After the festivities of part one are finished the poem’s imagery takes on a different feeling; one of a cold wilderness and a less structured world. This is first noticed directly after Sir Gawain rides off from King Arthur’s court. “He found himself facing enemies so foul and wild that they forced him to fight for his life. He met so many marvels in those hills it is difficult to tell a tenth of it-dragons attacked him, and sometimes wolves, and satyrs, and forest trolls, running out of rocks, and bulls, and bears, and ivory-tusked boars” (716-722). The poem has transitioned from painting elegant pictures of silk and jewelry to describing the despondent wilderness that Gawain quickly finds him in. The purpose of this contrast is for the audience to realize that Gawain is no longer in the comforts of a civilized world. A few lines after the initial shock of the wilderness, the poem explains “And the fighting was hard, but the foul winter was worse, so cold that rain froze before it could fall to the earth; sleeping in his armor, sleet came close to killing him, lying on open rock where icy rivers charged from mountains and over his head icicles hung, sharp and hard. In danger and hardship Gawain stated alone, riding until Christmas Eve” (726-735). The second passage about the wilderness illuminates the austere conditions that Sir Gawain put his body through. The audience feels that Gawain is venturing outside of his comfort zone resulting from the imagery of the freezing rain, foul winter, and icy rivers that he must overcome. There is a large contrast between the initial images of extravagance and what Gawain has now fallen into, this is meant to have a bigger effect on the play. The use of both civilized and uncivilized imagery in the earlier parts of the poem parallels the conflict that Gawain finds within himself. As seen later in the poem, Gawain must attempt to resist the lady of Sir Bercilak even though she insists that he is only being a gentleman. “Laughing, she teased him with a flurry of words. “Good Morning, lady,” said Gawain gaily, “Whatever you please will please your servant here: I surrender at once, I beg for mercy-the best I can hope for now.”” (1212-1216). It is clear to the audience that the lady is flirting with Gawain. On the other hand, it is also apparent that Gawain is flirting back by making a joke of the situation he is in. This is the first time that we see Gawain give up his knightly code for a natural urge. In this scene Gawain succumbs to the natural urges of attraction, even though nothing physical happened between the pair, it is against Gawain’s code to flirt with a woman of another man.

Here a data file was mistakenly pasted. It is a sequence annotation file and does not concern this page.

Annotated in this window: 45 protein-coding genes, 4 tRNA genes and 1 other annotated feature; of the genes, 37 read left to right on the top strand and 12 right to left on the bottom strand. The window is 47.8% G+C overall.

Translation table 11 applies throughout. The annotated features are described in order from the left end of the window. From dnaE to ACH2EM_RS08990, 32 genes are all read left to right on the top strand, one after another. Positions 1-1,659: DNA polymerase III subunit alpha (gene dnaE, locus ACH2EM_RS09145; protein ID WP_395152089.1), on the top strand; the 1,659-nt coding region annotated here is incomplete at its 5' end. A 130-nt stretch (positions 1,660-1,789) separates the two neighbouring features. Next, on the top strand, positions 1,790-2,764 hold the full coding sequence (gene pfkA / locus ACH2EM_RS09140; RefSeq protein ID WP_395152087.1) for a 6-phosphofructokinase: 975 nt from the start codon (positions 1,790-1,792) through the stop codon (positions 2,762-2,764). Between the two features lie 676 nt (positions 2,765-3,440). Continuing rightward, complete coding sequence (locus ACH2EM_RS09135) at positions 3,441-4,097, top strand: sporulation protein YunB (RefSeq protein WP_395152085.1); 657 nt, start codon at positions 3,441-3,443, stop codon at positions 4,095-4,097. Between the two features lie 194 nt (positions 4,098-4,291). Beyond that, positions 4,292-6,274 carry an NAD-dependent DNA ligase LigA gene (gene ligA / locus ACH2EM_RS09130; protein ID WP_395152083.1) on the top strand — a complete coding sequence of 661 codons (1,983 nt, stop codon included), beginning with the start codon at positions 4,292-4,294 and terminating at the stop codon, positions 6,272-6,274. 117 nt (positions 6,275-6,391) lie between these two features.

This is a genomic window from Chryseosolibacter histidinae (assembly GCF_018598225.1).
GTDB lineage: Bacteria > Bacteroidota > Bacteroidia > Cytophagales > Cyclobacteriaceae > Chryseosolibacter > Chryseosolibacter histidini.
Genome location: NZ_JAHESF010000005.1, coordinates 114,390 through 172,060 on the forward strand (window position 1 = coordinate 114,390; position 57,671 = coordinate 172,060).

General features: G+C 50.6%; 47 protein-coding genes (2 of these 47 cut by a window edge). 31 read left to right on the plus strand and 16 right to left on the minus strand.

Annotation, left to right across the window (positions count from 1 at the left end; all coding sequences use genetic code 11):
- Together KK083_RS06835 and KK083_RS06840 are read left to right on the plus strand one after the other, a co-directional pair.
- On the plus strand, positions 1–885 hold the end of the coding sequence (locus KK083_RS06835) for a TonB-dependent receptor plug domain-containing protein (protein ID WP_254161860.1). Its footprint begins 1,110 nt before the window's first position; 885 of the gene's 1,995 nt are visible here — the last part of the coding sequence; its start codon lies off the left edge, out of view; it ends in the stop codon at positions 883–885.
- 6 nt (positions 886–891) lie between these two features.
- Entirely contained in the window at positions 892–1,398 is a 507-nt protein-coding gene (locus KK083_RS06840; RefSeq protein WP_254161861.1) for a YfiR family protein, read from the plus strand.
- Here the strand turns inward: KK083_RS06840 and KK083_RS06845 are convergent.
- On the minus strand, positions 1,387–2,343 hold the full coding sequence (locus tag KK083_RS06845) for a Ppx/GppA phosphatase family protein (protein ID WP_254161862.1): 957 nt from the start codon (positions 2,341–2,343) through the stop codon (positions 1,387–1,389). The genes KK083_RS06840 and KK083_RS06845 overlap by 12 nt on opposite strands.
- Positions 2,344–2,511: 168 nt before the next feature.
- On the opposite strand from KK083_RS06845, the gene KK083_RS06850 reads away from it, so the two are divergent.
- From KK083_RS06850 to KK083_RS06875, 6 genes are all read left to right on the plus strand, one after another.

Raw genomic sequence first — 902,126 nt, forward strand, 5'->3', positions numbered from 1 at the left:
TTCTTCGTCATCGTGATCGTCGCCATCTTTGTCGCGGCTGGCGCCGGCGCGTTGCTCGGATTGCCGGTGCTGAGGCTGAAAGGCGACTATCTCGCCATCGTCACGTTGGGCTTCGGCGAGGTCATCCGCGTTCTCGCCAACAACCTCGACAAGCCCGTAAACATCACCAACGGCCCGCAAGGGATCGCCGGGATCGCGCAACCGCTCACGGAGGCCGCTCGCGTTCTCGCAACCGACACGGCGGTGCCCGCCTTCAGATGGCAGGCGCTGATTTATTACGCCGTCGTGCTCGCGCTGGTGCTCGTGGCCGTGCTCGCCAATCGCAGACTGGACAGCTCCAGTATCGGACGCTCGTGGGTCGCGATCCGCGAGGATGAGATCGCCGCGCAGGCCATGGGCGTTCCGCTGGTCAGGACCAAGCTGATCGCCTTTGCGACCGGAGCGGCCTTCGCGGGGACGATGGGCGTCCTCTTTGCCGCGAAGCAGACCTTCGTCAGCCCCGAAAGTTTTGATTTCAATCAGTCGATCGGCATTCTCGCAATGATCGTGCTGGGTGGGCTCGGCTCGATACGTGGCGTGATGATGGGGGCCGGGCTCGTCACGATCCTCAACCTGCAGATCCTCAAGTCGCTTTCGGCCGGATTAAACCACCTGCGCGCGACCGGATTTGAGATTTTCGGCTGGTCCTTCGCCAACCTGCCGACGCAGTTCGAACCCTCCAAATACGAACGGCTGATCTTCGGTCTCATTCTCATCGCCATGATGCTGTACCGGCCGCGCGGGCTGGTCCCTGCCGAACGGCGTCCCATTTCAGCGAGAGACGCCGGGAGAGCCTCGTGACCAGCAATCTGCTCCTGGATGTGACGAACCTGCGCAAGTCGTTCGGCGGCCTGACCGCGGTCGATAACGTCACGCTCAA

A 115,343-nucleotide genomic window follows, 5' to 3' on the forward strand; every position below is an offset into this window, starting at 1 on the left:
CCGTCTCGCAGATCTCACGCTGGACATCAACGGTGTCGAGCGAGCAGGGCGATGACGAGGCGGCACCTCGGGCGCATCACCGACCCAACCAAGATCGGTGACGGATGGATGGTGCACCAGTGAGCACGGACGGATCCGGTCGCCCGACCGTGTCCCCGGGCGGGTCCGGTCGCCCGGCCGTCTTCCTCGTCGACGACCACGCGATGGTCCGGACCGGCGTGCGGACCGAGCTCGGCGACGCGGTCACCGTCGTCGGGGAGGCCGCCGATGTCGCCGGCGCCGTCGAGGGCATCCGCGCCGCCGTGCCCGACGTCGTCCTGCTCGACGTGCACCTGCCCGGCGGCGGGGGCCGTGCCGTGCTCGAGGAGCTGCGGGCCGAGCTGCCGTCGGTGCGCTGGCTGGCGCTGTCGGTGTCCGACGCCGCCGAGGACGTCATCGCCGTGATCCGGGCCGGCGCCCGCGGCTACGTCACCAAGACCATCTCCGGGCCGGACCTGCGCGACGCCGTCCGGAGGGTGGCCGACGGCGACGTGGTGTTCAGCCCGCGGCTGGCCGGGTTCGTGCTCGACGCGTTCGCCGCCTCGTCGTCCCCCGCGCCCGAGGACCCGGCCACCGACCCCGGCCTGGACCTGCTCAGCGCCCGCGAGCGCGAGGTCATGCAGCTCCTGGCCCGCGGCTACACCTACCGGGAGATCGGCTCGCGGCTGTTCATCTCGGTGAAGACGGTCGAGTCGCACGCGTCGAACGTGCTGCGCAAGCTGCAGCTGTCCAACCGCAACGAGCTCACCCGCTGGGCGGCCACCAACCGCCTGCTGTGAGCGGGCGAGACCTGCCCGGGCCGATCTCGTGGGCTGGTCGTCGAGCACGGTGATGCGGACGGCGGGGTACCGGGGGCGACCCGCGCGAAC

Later in the poem, Gawain does not give up the belt to Sir Bercilak and once he is called out on it he tells the Green Knight of his failure; “I’ll keep it, gladly, not for its gold, nor its lovely silk, nor its polished stones, not its cost, nor for honor, nor the glorious craft that made it, but to see it, often, as a sign of my sin: if I ride in glory, to remember the weakness and error of this feeble flesh, how easily infected with the filth of sin-” (2430-2436). Here Gawain realizes that he fell to survival instinct, he makes amends with the Green Knight and decides to keep the belt as a reminder of his failure.
The poem of Sir Gawain uses contrasting imagery to parallel an inner conflict that sends a message to audience. Through the use of civilized and disordered imagery, Sir Gawain and the Green Knight parallel the inner conflict of Sir Gawain against the natural urges he encounters and sends the message to the audience suggesting that humans are slaves bound to their natural urges.